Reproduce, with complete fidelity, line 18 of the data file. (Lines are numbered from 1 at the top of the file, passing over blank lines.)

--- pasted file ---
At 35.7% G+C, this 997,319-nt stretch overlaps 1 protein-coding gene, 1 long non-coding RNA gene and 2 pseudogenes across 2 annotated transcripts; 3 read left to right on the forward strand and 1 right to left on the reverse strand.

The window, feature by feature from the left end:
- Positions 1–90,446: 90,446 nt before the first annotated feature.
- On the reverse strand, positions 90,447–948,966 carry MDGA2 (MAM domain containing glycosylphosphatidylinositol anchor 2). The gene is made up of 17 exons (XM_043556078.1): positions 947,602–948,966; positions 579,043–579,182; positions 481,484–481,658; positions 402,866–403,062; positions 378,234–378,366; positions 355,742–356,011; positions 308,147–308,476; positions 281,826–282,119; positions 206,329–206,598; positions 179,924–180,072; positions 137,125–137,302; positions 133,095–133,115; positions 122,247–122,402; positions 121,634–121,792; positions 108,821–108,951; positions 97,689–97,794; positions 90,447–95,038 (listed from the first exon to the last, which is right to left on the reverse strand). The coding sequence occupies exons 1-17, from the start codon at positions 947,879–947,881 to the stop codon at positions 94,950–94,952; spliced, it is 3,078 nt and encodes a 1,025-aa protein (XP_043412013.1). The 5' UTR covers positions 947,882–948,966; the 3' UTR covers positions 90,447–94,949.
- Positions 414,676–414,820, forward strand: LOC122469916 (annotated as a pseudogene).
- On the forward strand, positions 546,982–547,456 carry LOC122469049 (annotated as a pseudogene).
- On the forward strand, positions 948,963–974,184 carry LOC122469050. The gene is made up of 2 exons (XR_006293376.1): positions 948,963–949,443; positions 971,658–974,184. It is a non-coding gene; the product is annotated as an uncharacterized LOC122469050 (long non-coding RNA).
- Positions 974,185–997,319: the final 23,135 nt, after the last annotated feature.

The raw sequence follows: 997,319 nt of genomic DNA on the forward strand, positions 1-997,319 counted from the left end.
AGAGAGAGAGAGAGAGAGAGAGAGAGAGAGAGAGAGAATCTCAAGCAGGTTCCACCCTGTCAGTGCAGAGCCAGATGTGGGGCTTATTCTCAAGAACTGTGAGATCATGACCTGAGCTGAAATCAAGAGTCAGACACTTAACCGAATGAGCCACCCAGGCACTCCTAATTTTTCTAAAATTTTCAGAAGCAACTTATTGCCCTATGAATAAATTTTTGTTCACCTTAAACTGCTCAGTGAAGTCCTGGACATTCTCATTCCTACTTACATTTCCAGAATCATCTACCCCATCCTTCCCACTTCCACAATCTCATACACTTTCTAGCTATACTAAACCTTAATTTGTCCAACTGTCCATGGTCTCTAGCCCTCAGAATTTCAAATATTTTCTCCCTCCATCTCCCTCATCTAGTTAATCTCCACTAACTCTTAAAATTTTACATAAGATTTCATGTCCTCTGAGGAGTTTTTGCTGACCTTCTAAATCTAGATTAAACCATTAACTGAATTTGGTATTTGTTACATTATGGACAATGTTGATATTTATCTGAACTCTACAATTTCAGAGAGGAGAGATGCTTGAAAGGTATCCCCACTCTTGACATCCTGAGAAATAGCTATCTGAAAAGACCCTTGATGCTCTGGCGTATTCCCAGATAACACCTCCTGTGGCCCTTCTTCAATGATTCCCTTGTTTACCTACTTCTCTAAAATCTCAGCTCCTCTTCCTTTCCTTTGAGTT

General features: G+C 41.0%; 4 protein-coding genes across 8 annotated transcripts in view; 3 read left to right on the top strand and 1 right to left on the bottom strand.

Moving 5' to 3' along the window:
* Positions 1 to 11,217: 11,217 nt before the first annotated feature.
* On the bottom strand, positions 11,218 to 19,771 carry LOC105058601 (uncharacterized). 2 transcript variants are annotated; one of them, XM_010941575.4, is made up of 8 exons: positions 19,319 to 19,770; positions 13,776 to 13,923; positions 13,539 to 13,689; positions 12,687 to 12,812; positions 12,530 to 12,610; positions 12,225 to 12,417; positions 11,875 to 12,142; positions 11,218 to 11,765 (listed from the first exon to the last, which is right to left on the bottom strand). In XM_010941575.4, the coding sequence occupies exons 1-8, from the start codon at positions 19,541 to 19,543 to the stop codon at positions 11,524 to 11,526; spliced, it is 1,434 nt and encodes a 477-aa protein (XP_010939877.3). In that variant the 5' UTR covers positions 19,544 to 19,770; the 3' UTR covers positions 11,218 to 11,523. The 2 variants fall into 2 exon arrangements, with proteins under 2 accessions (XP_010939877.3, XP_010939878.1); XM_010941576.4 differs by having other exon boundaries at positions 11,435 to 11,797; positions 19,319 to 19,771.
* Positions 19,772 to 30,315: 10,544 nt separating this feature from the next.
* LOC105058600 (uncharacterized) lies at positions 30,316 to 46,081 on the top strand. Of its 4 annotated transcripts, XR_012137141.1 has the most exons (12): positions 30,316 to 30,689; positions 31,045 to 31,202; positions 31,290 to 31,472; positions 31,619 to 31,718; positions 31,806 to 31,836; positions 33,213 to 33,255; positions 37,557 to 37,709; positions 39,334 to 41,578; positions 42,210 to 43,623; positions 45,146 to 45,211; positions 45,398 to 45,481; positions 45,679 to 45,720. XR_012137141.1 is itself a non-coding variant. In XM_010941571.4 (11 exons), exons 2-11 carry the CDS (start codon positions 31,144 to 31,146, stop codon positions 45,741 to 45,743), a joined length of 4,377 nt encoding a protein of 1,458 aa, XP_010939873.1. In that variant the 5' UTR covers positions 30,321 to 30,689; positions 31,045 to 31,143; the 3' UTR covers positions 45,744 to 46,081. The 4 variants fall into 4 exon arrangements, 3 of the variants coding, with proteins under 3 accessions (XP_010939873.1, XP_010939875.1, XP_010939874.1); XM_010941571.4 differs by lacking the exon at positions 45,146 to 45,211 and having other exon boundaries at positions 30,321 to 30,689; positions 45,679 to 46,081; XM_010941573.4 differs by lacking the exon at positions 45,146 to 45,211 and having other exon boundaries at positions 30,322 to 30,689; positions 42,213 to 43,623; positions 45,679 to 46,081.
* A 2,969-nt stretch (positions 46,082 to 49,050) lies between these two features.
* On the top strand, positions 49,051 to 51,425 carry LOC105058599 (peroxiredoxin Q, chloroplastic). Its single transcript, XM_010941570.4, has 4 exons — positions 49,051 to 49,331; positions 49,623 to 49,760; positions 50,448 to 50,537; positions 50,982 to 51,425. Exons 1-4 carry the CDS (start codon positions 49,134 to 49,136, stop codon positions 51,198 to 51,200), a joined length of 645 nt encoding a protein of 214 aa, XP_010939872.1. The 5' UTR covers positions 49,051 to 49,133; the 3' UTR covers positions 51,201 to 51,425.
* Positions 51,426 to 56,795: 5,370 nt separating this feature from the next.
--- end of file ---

* On the top strand, positions 49,051 to 51,425 carry LOC105058599 (peroxiredoxin Q, chloroplastic). Its single transcript, XM_010941570.4, has 4 exons — positions 49,051 to 49,331; positions 49,623 to 49,760; positions 50,448 to 50,537; positions 50,982 to 51,425. Exons 1-4 carry the CDS (start codon positions 49,134 to 49,136, stop codon positions 51,198 to 51,200), a joined length of 645 nt encoding a protein of 214 aa, XP_010939872.1. The 5' UTR covers positions 49,051 to 49,133; the 3' UTR covers positions 51,201 to 51,425.